In the eighth grade, I felt like I was an outsider in this group of people who accepted me. So I started writing to feel my miserable hours in class and during recess. Cassandra was a funny thirteen year old girl who played pranks on her older sister and laughed with her twin brother. She carried me to a place where I didn't feel so alone. Writing had caught me by the throat and wasn't about to let go.
Looking back on that first story, I see it for what I wanted it to be when I was thirteen, but I also see the horrible writing mistakes. I used the same words and adjectives over and over again. I see spelling errors and punctuation errors. The mistakes are numerous. But that's were I began.
The next school year, the feeling of being alone in a group of people lingered, and so, I sat down at my computer and tried to write other stories that could take me away. I'd start one and it wouldn't grab me the same way The Story of Cassandra Brookins had, so I'd start another. Then, Into Astrid's Heart began to formulate in my head.
I had just finished reading Lauraine Snelling's A Touch of Grace. She wrote about a Norwegian family making their home in America in a town called Blessing. I was inspired.
You see, my family has a Swedish heritage that has always held interest for me. So I began to plot out the Hansson family tree (forgive me, in Astrid's story, I spelled it Hansen, which is not the Swedish spelling of the surname). I created Great-grandparents, and grandparents and aunts and uncles and cousins.
Then I saw Astrid's name, right in the middle of the family tree and I smiled. I really liked Astrid Dahlquist. Something about her intrigued me - she seemed to embody so much of me. I could see her fear of rejection and the haughty wall she built up around herself and I saw how much she acted like me.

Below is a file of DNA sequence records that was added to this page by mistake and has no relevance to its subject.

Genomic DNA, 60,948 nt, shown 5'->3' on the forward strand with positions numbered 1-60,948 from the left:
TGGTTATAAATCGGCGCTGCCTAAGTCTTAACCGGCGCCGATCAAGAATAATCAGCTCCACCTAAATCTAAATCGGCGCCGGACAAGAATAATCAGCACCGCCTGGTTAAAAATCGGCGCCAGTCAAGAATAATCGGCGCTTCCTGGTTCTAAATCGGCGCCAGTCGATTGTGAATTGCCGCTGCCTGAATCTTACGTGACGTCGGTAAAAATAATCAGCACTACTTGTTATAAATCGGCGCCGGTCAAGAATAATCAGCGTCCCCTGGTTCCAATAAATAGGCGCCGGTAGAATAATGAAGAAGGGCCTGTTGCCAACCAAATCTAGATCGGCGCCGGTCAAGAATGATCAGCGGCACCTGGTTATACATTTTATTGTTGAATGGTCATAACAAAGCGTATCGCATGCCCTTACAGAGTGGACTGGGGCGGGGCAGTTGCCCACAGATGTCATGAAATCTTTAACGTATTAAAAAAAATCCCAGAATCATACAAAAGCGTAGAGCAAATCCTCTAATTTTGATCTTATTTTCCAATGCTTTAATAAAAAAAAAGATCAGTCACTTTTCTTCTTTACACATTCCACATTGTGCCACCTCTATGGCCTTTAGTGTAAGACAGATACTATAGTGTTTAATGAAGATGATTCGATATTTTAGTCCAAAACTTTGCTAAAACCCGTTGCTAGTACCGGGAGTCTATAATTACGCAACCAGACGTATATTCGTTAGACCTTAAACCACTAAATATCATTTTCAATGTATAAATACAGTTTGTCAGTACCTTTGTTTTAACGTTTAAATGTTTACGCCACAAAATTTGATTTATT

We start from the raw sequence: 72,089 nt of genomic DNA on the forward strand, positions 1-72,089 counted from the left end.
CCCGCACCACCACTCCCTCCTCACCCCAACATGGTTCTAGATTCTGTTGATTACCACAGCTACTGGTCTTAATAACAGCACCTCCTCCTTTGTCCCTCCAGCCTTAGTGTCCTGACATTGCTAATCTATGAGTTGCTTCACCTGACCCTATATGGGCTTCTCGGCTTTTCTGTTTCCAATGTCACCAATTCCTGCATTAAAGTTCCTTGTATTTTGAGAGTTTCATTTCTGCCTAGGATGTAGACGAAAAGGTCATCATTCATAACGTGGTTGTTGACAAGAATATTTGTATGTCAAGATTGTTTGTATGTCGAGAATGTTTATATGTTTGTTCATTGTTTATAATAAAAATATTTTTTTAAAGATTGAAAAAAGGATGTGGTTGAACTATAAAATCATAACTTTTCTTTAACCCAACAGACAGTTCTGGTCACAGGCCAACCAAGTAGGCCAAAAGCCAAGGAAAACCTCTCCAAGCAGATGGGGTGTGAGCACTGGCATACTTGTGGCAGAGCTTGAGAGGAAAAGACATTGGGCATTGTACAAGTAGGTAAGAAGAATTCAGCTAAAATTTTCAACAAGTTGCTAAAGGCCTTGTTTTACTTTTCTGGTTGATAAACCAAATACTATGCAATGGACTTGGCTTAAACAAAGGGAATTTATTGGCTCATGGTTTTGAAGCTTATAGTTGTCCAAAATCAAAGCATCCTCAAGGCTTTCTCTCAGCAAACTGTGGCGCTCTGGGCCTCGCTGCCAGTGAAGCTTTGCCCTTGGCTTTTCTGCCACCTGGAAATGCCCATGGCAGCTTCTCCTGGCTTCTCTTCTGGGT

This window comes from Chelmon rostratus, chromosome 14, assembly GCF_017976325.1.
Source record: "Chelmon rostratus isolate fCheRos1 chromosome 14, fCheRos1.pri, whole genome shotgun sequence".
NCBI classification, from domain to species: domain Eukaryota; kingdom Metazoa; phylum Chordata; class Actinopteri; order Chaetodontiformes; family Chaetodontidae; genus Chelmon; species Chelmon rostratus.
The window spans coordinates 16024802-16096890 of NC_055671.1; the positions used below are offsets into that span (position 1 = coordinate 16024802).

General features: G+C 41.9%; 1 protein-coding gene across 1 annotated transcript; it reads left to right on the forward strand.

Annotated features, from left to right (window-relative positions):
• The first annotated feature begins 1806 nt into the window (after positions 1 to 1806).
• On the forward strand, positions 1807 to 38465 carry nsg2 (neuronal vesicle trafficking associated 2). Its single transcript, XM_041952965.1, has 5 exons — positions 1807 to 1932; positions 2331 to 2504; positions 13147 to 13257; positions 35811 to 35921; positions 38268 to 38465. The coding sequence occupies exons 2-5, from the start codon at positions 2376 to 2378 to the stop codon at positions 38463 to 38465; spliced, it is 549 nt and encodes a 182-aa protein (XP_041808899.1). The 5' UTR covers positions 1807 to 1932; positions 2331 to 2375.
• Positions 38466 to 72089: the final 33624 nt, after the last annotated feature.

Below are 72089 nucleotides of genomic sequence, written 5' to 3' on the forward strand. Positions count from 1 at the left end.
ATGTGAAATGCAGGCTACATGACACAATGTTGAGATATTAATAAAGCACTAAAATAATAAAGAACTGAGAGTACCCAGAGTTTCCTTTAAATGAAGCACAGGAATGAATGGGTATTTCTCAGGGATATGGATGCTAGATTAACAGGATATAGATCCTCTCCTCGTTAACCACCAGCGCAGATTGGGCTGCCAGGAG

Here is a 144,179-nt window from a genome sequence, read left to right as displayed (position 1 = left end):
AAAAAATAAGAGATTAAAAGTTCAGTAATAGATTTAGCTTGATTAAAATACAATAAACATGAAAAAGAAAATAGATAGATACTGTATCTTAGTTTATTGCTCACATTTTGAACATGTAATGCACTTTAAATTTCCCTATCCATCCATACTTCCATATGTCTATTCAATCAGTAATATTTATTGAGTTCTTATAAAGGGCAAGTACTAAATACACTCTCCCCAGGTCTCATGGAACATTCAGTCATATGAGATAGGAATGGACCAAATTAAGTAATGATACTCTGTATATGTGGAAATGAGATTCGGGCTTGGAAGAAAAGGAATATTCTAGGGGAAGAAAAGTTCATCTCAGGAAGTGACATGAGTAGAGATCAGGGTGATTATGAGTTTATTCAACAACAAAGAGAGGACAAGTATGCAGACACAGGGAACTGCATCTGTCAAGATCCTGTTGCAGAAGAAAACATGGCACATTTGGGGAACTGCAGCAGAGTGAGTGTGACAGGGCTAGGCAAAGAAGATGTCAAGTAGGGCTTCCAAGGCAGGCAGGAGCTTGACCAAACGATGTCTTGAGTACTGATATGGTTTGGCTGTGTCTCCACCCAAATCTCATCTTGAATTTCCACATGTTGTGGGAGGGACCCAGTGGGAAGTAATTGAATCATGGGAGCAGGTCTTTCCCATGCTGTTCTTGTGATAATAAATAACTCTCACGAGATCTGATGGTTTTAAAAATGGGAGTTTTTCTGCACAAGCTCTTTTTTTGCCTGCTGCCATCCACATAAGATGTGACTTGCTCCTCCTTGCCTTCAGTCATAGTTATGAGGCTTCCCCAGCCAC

So I gave Astrid a reason to be that way - I gave her a limp. Then I made her bossy and all these other magnified traits I had at the time. Then I began to write.
It just flowed out of my head, and as Astrid began to solve her problems, I found God working in an incredible way in my life, solving the same issues in me.
... And my writing wasn't all that bad! I had told the story of Astrid in a way I could be proud of. During the time when I kept starting all those new stories that just couldn't grab me, I had learned a lot about how to describe a scene and create dialogue between people. I also had learned about conflict and how to resolve it. Astrid's story really benefited from all the flukes I had written before.
I self-published Into Astrid's Heart in the summer of 2010, and so far, I've sold 13 copies. I know very well that the writing isn't as good as some more professional pieces of fiction, but it holds a special place in my heart, even as my talent grows, ans I look back on it and cringe at all the "was's" "had's" and "ly adverbs," it still reminds me of how far I've come and what writing has taught me and helped me deal with... as time goes by.
After Into Astrid's Heart, I began working on a story about her cousin, Lucia Hansson. Lucia's Story will undergo some editing during this summer, and should be available on Amazon.com by August of 2011 or sooner. the sequel to Lucia's Story, His Sweet Christin, is undergoing some major revsion as well. I cannot say when it will be available. Currently, I am working on His Sweet Christin's sequel, Rebecka's Fragile Heart as well as Allison's Tisdale's story.
Don't be afraid when you look at your first manuscript and gasp in horror. Writing is a craft, and must be learned through practice. The more you write the better you will become. So set aside your first manuscript (don't throw it away!!!) and start working on another story. Then, after a few months... or years... pull your first manuscript out again and laugh as you compare it to what you're writing now. You'll be surprised at what you've learned.